# Finding the local maxima/minima of the following function

$$f: \mathbb{R}\rightarrow \mathbb{R}$$. Then determining if each of the solutions is a global maximum or a global minimum. $$f(x) = \frac{x^{4}}{4} - 2x^{3} + \frac{11}{2}x^{2} - 6x + 2$$ for all $$x \in \mathbb{R}$$.

I have used the synthetic division to find this equation: $$\left ( x^{2} - 5x + 6 \right )\left ( x - 1 \right ) = 0$$

So the critical points are $$x^{*} = 1,2,3$$.

I know that if $$x^{*} = 1$$, then $${f}''\left ( 1 \right ) = 2 > 0$$, so this is minimum.

If $$x^{*} = 2$$, then $${f}''\left ( 2 \right ) = 1 < 0$$, so this is maximum.

If $$x^{*} = 3$$, then $${f}''\left ( 3 \right ) = 2 > 0$$, so this is minimum.

How do I determine whether these solutions are local max/min and global max/min?

Are all of them global solutions as $$x \in \mathbb{R}$$?

EDIT: I have plugged the values of the $$x's$$ in the main function.

For $$x=1$$ and $$x=3$$, $$f(1)= -0.25 = f(3)$$, and for $$x=2$$, $$f(2)= 0$$.

So is $$x=1,3$$ a local minimum and $$x=2$$ a global maximum?

• Use the 2nd derivative. – Wuestenfux Oct 8 '18 at 7:05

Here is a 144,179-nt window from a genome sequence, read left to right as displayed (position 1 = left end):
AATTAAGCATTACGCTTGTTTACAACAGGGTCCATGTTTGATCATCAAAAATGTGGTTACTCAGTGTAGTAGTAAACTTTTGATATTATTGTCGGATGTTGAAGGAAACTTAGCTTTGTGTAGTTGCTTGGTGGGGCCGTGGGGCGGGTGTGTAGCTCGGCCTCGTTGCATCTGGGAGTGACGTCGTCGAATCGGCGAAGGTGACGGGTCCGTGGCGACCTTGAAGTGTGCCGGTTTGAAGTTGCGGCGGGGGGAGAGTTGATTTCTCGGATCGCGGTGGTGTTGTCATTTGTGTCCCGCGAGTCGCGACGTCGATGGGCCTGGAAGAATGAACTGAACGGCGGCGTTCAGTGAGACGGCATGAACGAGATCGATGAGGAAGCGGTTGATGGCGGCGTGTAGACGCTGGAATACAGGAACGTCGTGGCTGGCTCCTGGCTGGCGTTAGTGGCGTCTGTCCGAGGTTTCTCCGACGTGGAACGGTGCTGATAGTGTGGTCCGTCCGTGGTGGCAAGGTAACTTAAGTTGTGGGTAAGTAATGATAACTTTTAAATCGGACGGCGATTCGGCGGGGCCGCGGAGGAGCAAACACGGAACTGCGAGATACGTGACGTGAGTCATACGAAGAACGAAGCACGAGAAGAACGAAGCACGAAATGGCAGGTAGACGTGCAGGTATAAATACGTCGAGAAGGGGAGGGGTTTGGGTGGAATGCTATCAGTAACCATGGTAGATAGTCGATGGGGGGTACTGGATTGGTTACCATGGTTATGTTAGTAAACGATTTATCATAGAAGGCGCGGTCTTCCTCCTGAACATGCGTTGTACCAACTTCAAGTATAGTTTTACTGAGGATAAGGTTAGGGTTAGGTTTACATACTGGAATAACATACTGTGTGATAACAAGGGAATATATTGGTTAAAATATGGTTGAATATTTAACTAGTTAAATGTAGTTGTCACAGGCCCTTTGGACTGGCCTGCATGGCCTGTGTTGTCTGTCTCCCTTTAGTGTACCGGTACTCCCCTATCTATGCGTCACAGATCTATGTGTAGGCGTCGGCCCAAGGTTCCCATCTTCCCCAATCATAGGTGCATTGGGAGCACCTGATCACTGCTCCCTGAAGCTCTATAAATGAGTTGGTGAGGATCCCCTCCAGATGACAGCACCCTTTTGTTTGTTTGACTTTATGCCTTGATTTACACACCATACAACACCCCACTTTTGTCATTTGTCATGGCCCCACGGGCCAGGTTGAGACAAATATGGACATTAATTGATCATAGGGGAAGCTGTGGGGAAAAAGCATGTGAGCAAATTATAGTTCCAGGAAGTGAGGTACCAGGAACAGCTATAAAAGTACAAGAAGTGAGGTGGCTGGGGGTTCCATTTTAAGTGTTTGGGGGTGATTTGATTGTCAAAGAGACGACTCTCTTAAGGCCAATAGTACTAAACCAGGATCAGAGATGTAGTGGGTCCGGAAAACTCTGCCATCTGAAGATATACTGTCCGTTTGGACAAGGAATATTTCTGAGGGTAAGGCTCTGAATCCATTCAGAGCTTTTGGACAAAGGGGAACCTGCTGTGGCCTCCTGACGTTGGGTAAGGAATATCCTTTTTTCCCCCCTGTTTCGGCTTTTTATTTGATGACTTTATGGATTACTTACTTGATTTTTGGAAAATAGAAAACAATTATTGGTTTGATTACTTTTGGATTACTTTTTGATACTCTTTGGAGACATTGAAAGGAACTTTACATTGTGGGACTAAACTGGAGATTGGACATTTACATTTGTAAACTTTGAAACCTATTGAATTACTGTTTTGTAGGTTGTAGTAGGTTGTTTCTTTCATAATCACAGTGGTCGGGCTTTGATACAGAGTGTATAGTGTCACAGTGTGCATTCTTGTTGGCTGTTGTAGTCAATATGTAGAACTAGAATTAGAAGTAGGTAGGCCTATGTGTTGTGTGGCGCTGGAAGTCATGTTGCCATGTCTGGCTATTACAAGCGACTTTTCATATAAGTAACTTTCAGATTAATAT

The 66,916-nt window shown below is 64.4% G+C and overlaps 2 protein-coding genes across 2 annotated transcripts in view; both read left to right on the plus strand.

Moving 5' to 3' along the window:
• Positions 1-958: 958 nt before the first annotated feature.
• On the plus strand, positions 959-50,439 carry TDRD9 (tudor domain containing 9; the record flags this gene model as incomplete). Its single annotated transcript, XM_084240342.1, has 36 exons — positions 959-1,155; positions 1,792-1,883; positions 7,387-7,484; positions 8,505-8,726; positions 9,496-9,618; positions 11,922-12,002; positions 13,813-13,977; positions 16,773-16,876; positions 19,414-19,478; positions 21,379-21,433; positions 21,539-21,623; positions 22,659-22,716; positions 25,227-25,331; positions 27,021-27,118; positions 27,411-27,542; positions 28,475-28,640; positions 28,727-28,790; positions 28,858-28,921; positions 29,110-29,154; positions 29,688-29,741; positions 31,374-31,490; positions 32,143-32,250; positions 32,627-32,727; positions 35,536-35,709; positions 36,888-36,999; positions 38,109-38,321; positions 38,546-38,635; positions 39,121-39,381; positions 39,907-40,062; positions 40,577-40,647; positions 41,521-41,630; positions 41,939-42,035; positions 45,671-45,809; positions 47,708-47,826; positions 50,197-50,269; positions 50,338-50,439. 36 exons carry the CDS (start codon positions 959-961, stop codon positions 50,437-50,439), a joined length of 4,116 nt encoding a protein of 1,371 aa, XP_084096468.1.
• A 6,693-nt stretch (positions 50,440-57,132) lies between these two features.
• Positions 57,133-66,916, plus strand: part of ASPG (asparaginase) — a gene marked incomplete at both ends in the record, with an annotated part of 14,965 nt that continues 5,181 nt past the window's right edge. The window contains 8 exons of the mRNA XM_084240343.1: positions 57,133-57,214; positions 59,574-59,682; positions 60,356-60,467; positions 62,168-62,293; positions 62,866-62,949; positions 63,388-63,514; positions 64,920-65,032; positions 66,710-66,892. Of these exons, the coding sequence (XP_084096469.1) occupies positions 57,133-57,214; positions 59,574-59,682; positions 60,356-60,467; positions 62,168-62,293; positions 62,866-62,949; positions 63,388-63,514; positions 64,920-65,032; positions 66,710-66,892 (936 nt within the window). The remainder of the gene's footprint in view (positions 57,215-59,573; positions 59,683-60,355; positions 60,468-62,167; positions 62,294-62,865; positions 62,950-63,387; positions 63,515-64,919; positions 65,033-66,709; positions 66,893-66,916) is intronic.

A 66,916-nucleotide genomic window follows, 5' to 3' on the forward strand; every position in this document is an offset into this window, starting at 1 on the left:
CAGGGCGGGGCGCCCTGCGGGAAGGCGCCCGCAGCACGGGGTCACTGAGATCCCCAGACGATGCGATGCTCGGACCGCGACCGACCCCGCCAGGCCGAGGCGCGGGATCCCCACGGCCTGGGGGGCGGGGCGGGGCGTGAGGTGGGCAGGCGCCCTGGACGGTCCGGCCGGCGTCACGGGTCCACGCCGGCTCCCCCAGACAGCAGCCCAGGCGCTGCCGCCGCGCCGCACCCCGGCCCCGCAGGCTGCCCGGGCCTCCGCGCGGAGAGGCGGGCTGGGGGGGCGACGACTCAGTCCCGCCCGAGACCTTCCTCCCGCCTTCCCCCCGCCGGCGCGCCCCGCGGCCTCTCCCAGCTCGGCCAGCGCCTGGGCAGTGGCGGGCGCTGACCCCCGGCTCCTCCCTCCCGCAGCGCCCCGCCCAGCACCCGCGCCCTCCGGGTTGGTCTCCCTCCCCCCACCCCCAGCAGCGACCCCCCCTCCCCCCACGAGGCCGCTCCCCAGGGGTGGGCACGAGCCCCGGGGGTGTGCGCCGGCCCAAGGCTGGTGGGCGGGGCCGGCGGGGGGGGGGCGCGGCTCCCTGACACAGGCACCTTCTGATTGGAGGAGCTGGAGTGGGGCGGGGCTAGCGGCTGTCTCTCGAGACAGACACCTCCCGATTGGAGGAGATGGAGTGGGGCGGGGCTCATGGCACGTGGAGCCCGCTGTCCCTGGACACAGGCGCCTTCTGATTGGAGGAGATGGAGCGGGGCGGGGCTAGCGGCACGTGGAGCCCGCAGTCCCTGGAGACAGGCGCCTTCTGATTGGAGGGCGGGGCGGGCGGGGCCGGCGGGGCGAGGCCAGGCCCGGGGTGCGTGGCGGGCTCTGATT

• Local max/min: second derivative. Global Max/Min: compare values or find inequality. – Andreas Oct 8 '18 at 7:05
• Have used the second derivative. So are all of them local solutions? I think all of them are global solutions as $x \in \mathbb{R}$. – OGC Oct 8 '18 at 7:06

From the second derivative test the extremum points that you have found are all local. Note that $$\lim_{x\to \pm\infty}f(x)=+\infty$$, so $$x=1$$ is not a global maximum point. On the other hand, since $$f(1)=f(3)=-1/4$$, it follows that $$x=1$$ and $$x=3$$ are global minimum points.
• Without drawing the graph, how would I figure out that $x=1$ and $x=3$ are global minimum points? – OGC Oct 8 '18 at 7:19
• Since $f$ is differentiable in $\mathbb{R}$, and $\lim_{x\to \pm\infty}f(x)=+\infty$, any global minimum point is also a critical point. – Robert Z Oct 8 '18 at 7:23